NTSB Press Release

National Transportation Safety Board
Office of Public Affairs


STATEMENT BY NATIONAL TRANSPORTATION SAFETY BOARD ACTING CHAIRMAN CAROL CARMODY ON RUNWAY INCURSIONS

August 17, 2001

Yesterday's runway incursion incident between two Boeing 737's at Dallas-Fort Worth Airport underscores the need for immediate action by the Federal Aviation Administration (FAA) to prevent these potentially catastrophic events. The Safety Board has expressed concern repeatedly over the large number of runway incursions in recent years. We have issued more than 100 recommendations since 1973, and have placed this issue on our Most Wanted List annually since 1990.

Last summer we issued six additional safety recommendations. Foremost among these was a recommendation that the FAA implement a ground movement safety system that would prevent runway incursions and would provide a direct warning to flight crews. The FAA is implementing an Airport Movement Area Safety System (AMASS) which generates audible and visual alerts of possible collisions to air traffic controllers, not to pilots. Furthermore, only two of those systems have been commissioned for full operational use at airports.

Our other five recommendations from last summer addressed operational issues, such as requiring separate clearances for each runway crossing; discontinuing the holding of aircraft on active runways at night or in periods of poor visibility; and using the standard internationally-understood ICAO phraseology for air traffic control. The FAA has not implemented any of these recommendations.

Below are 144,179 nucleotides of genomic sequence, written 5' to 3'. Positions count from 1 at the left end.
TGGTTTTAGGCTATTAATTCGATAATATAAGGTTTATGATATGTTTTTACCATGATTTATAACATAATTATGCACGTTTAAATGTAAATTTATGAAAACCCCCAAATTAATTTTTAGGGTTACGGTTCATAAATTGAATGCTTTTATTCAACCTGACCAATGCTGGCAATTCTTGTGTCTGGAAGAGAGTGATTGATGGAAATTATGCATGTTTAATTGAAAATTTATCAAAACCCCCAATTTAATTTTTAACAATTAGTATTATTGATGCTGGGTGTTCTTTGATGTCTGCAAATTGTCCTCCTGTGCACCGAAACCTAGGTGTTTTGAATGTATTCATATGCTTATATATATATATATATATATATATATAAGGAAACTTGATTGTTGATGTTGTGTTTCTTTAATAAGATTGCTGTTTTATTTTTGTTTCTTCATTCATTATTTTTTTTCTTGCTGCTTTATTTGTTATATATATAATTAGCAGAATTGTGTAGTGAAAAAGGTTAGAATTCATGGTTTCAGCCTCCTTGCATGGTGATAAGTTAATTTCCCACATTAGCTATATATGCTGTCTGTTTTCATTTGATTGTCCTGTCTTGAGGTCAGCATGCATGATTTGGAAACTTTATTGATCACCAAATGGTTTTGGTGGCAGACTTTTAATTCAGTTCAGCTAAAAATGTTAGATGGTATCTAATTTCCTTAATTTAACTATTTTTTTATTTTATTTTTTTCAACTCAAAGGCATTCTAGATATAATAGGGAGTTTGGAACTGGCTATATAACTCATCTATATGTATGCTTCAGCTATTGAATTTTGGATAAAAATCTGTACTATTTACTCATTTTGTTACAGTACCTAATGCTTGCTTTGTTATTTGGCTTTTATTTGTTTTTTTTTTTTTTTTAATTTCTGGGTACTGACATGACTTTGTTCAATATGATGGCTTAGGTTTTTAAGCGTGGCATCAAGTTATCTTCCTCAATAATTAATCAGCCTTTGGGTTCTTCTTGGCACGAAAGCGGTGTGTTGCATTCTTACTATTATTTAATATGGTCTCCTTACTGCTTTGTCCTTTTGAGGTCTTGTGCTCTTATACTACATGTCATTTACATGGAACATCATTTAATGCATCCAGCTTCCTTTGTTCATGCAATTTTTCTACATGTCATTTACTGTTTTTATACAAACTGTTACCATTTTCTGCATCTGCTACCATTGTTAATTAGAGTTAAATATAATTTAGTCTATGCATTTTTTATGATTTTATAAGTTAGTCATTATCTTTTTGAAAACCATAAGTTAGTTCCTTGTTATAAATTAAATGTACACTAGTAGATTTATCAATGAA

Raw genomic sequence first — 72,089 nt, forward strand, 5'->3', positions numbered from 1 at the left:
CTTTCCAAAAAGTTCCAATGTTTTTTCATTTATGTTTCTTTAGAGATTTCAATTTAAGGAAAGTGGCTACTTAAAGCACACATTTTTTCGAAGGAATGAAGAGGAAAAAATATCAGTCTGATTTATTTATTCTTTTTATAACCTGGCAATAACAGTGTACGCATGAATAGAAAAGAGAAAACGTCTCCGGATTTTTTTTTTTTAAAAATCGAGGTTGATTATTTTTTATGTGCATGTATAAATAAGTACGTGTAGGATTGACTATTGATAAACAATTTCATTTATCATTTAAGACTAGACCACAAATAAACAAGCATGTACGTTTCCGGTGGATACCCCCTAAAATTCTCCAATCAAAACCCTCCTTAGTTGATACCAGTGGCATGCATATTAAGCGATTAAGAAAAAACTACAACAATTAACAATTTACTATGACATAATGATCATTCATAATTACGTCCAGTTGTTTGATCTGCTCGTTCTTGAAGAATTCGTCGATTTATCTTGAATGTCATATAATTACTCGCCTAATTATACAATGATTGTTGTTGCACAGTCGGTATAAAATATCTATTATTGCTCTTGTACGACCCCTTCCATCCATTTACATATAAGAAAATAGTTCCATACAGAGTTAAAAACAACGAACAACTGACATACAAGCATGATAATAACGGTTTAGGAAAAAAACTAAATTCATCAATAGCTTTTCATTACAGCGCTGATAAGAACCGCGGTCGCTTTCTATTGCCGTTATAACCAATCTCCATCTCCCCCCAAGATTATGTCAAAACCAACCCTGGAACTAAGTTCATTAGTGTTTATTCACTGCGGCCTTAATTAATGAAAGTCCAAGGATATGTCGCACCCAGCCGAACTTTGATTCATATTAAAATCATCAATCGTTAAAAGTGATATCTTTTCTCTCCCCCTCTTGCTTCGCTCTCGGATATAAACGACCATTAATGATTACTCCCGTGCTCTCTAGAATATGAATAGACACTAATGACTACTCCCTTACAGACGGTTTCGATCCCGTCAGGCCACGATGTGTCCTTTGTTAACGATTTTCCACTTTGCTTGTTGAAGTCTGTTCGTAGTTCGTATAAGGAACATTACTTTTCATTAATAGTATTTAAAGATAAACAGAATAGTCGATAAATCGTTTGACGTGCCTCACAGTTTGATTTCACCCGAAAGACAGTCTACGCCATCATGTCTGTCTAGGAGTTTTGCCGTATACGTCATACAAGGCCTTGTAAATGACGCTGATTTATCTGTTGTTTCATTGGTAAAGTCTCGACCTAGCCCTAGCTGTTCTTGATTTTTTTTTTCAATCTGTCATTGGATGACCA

We are aware that the FAA has taken numerous actions to reduce runway incursions: continuous safety briefings; improved signage; painted runway markings all are helpful but the number of runway incursions is not diminishing. We believe that awareness and education are important, but in a system as complex as air traffic control, human mistakes are unavoidable.

The Safety Board recommendations are intended to build in redundancies to compensate for the inevitable lapses in human performance. We urge the FAA to implement effective measures immediately to minimize the impact of human errors before an accident or incident occurs, and to assure that the air traffic environment is as safe as the public has a right to expect.

NTSB Office of Public Affairs: (202) 314-6100

 

###


The National Transportation Safety Board (NTSB) is an independent federal agency charged with determining the probable cause
of transportation accidents, promoting transportation safety, and assisting victims of transportation accidents and their families.